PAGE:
The Mortgage Lending Paradox

Does a record-low default rate mean lending standards are too tough?

Working to achieve mortgage approval

Following the real estate market collapse in 2008, a variety of steps were taken to ensure lending standards were more closely regulated. The goal was to ensure that we never went back to the days of NINJA loans – where mortgage financing was approved in spite of the fact the borrower had No Income and No Job or Assets.

Today, data shows those efforts were a rousing success. The default rates of 12% to 13% seen in the bubble years of 2006 and 2007 have plummeted to less than 1% since 2011. However, one real estate think tank called the Urban Institute believes this record-low default rate means we’ve done too good of a job of regulating. In other words, lending standards have become too strict, which is keeping potentially stable homebuyers out of getting into the market.

“Only the best borrowers are getting loans today and these loans are so thoroughly scrubbed and cleaned before they’re made that hardly any of them end up going into default,” writes Laurie Goodman, co-director of the Urban Institute’s Housing Finance Policy Center. “A near-zero-default environment is clear evidence that we need to open up the credit box and lend to borrowers with less-than-perfect-credit.”

The Institute also points to credit data from Fannie Mae and Freddie Mac. The data shows that 69% of borrowers who received mortgage approval on Fannie Mae or Freddie Mac back loans had FICO credit scores of 750 or better. They compared this to loans approved from 1999 to 2003 – what they consider are “normal” lending period. During that normal lending time, only 1/3 of borrowers had credit scores that high and default rates were still less than 2%.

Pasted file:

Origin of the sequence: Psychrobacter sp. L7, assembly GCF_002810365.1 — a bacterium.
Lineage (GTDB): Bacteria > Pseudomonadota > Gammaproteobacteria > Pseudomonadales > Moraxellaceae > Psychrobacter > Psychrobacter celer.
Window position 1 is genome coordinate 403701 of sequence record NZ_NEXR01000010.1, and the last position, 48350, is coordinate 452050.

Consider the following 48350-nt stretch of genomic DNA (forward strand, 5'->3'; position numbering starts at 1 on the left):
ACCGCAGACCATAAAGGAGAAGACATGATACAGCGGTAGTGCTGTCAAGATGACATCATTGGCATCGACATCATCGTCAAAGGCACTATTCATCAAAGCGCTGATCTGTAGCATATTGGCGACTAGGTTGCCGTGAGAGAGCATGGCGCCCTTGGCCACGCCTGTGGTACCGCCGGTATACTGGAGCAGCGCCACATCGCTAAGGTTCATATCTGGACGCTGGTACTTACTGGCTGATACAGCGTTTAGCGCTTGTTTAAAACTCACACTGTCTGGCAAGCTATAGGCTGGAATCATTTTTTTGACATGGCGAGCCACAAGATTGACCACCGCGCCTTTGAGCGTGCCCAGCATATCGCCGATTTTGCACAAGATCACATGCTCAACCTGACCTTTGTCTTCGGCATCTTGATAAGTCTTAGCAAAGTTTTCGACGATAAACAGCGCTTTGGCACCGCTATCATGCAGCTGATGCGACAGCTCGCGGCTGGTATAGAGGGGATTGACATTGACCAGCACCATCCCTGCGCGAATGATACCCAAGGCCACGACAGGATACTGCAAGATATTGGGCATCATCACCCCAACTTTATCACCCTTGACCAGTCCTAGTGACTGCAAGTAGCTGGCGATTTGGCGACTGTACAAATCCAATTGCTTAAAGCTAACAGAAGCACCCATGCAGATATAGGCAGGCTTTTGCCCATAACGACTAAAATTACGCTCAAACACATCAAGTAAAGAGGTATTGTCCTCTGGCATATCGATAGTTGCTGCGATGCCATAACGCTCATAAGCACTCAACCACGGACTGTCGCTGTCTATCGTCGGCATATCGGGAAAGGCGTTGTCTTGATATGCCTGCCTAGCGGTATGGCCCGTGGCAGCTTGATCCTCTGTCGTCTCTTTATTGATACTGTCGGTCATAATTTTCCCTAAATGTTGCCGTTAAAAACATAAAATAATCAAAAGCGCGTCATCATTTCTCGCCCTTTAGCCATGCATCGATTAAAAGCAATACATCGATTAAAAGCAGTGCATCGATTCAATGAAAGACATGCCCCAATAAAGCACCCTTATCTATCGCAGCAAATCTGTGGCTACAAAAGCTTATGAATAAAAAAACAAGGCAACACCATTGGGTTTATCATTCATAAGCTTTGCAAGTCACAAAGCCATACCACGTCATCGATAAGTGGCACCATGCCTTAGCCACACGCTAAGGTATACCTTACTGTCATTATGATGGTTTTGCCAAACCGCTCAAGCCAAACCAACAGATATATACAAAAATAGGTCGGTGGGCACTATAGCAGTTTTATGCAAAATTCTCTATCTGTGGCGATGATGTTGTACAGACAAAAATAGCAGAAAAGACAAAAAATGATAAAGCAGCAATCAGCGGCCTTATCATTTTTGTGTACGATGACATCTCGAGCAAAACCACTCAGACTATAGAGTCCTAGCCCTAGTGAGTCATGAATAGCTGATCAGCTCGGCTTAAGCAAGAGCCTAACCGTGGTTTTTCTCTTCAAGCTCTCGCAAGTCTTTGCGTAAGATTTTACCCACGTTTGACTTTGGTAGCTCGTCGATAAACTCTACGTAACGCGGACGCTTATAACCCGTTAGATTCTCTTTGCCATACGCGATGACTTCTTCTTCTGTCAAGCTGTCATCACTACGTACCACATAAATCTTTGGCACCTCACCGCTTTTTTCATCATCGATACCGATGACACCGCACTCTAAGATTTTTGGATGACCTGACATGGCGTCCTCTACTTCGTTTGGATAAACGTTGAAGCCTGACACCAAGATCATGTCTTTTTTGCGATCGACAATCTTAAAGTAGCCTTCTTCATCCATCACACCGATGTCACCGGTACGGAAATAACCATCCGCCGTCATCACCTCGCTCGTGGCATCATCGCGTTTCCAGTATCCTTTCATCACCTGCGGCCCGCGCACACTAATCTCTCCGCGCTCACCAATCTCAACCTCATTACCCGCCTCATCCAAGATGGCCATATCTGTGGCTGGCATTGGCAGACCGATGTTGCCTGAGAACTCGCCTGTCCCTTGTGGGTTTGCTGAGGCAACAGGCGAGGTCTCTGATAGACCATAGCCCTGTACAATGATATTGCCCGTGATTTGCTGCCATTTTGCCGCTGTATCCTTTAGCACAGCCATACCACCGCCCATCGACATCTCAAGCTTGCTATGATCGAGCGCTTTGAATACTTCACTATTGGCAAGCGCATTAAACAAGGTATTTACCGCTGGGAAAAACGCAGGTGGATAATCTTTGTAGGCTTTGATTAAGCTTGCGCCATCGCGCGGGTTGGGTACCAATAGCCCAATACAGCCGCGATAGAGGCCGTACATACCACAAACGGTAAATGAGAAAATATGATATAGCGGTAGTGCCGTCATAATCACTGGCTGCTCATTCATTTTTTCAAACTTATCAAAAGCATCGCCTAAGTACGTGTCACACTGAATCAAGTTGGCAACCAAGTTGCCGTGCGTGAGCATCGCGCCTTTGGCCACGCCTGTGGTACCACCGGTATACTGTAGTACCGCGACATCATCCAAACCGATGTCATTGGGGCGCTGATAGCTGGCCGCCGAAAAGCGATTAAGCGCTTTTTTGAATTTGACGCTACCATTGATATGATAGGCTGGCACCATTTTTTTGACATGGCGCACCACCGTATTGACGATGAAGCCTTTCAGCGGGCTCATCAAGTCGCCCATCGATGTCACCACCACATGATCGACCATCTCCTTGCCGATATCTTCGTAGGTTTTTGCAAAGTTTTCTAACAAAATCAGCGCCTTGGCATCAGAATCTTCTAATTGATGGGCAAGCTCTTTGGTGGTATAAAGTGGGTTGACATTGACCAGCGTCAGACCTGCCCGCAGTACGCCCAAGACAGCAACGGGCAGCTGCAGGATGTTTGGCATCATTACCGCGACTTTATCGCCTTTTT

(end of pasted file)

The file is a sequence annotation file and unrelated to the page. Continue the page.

“We certainly don’t want a lending environment where one out of every ten homebuyers ends up defaulting within 10 years of taking out a loan,” agrees Maria Gaitan, Housing Director of Consolidated Credit. “However, there are plenty of potential homebuyers with FICO scores of less than 750 who – with the right financial plan – can afford to make the jump into homeownership. Even borrowers with scores in the 600’s can succeed as long as they proceed into the homebuying process carefully.”

Working to overcome a high credit hurdle

Gaitan says she can understand why lenders are so wary, not wanting to get labeled in the public eye as a predatory lender. On the other hand, that kind of environment may be keeping well qualified homebuyers out of the market.

“Unfortunately until lending standards begin to be relaxed across the industry, potential homebuyers need to look for avenues that allow them to get approved even with less than perfect credit,” Gaitan explains. “Working with a HUD-certified housing counseling team is one way to find the right path forward to ownership, particularly when faced with challenges like a low credit score.”

Housing counseling services provide HUD-approved workshops that show new buyers how to overcome hurdles that might bar them from achieving the American Dream. Counselors also work one-on-one with homebuyers to help them address the specific challenges that they face.

“A HUD-certified housing counselor is an expert at navigating the real estate and mortgage markets in your area,” Gaitan continues. “They can help you identity federal, state and municipal programs that allow you to move forward towards mortgage approval even if you don’t have the perfect credit profile. They also make sure you get financing in a way that works for your budget so you don’t get into trouble with your loan down the road.”

If you’re thinking of buying a home, but you’re facing challenges with low credit or limited income, call Consolidated Credit’s Housing Counseling Team at to speak with a counselor for free today.